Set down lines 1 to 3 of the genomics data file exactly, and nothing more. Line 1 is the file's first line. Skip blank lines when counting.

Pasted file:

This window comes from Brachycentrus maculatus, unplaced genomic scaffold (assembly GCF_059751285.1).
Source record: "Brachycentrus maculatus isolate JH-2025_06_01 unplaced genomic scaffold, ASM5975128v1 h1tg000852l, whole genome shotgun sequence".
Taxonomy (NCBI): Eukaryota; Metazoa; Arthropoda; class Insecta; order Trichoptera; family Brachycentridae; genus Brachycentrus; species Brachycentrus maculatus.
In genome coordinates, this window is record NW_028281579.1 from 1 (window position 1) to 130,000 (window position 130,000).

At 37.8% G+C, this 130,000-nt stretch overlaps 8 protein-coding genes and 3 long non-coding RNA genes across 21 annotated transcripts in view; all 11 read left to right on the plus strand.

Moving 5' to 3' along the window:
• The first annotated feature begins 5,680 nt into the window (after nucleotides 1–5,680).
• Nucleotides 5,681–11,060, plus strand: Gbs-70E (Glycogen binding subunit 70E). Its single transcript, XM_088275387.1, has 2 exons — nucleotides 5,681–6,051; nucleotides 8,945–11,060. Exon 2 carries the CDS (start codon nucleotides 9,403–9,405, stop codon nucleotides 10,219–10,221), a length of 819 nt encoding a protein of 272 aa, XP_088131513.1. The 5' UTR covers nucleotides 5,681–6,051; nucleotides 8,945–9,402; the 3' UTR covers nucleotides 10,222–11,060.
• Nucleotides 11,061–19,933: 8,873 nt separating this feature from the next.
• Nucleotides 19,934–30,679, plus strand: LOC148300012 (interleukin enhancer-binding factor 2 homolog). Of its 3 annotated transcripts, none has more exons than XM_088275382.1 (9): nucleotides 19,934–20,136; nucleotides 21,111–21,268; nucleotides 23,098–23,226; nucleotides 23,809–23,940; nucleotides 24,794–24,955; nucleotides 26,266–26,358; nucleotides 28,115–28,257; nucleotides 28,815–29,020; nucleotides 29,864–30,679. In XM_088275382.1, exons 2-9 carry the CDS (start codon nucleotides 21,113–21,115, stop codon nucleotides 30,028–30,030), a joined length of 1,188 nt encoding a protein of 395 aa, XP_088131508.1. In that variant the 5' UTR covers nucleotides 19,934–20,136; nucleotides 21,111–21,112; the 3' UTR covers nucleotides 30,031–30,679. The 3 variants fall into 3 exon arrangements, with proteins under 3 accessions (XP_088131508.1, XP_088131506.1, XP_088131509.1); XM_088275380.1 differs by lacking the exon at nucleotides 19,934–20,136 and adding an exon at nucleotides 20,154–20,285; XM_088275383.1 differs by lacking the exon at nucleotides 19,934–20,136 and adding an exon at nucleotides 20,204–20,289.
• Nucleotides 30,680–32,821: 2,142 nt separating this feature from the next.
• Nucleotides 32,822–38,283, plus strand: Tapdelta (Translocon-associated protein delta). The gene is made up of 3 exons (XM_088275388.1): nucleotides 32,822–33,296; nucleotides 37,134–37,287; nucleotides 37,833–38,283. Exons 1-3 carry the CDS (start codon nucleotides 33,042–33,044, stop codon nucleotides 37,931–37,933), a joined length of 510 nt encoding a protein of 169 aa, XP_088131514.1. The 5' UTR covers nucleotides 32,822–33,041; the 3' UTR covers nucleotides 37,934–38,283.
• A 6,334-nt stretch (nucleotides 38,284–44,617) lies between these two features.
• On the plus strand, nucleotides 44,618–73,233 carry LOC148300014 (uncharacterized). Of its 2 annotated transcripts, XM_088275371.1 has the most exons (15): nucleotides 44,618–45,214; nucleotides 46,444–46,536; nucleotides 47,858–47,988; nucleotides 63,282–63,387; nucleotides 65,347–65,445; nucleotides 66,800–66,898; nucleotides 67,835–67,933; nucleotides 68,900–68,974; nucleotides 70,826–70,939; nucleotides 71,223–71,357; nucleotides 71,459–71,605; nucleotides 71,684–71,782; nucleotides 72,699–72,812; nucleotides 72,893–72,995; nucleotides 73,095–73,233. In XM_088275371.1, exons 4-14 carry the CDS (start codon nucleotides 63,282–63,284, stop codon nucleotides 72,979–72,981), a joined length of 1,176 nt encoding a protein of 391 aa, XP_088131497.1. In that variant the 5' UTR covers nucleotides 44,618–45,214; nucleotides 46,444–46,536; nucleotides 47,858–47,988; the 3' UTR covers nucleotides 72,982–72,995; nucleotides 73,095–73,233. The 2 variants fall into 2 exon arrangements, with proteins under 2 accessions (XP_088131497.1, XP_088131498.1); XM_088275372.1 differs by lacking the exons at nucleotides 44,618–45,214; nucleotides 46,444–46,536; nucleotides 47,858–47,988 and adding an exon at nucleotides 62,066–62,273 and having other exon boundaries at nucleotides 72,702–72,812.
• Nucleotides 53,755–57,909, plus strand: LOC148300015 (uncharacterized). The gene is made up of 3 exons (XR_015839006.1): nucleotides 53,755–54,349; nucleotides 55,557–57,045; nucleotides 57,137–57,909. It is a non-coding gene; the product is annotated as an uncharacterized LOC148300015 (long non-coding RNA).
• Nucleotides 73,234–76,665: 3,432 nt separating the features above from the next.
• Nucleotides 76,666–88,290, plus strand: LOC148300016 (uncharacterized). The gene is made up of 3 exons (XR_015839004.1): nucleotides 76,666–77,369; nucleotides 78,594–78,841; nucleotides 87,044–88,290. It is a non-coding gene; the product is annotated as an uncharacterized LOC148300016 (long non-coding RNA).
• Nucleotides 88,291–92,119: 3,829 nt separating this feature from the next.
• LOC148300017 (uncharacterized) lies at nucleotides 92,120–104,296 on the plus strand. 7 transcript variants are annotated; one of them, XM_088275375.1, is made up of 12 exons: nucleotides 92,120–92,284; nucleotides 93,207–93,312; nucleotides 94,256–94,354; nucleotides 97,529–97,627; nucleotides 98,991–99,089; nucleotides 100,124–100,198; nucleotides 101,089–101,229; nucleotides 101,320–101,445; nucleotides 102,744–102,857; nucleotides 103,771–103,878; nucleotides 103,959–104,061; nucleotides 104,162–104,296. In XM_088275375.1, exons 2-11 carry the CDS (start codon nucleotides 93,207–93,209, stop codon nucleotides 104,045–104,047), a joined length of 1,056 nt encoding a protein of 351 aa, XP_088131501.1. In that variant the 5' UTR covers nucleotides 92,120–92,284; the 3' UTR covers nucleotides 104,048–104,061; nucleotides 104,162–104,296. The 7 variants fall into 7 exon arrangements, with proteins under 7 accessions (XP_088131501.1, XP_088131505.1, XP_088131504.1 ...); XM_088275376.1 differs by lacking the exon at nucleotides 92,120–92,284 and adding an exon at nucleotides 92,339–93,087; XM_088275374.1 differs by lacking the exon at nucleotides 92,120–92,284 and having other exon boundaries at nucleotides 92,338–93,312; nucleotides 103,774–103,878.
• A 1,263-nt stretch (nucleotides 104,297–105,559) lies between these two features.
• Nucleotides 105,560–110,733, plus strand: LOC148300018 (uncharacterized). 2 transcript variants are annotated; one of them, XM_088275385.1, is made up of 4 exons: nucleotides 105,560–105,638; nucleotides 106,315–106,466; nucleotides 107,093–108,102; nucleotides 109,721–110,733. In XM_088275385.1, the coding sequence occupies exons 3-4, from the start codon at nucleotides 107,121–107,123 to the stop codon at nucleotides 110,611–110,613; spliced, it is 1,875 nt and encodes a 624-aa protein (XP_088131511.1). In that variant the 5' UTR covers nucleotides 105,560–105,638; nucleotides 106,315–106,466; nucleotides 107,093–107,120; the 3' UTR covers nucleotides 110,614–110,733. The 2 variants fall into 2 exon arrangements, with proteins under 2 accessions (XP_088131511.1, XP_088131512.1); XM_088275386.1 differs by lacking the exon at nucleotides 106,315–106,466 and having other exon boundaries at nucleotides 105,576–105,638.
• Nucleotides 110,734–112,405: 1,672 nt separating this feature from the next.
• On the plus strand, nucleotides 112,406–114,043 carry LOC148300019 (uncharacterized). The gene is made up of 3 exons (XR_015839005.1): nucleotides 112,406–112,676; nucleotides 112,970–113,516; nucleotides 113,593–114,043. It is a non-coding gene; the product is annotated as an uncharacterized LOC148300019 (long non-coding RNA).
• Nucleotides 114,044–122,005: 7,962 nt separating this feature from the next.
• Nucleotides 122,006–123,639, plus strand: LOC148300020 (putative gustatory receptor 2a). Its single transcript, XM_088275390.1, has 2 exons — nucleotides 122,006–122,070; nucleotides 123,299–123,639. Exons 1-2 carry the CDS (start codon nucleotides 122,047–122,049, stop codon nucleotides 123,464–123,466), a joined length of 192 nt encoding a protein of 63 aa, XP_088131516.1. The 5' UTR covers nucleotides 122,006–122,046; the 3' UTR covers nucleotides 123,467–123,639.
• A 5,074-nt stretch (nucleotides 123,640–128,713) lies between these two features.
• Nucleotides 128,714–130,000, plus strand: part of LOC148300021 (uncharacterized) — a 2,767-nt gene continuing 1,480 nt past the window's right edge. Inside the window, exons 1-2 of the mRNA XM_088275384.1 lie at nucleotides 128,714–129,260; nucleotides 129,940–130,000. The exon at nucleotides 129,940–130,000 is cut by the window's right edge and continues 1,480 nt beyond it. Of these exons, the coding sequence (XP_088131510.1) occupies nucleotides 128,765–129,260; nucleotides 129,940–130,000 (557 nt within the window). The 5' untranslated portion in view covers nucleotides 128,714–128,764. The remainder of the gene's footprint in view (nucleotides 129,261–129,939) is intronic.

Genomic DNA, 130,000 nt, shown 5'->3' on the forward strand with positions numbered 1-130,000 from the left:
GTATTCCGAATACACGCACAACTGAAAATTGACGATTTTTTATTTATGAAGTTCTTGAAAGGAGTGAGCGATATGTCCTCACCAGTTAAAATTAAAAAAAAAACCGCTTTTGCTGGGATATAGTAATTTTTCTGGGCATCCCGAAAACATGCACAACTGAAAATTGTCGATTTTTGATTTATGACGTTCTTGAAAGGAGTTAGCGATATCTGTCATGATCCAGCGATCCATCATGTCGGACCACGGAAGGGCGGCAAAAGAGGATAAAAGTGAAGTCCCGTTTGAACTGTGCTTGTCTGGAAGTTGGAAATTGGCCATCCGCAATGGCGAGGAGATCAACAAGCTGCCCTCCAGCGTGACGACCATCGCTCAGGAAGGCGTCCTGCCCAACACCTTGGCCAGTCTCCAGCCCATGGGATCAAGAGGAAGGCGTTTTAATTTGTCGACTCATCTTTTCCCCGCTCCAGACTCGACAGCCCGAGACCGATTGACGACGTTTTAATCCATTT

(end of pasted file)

This window comes from Brachycentrus maculatus, unplaced genomic scaffold (assembly GCF_059751285.1).
Source record: "Brachycentrus maculatus isolate JH-2025_06_01 unplaced genomic scaffold, ASM5975128v1 h1tg000852l, whole genome shotgun sequence".
Taxonomy (NCBI): Eukaryota; Metazoa; Arthropoda; class Insecta; order Trichoptera; family Brachycentridae; genus Brachycentrus; species Brachycentrus maculatus.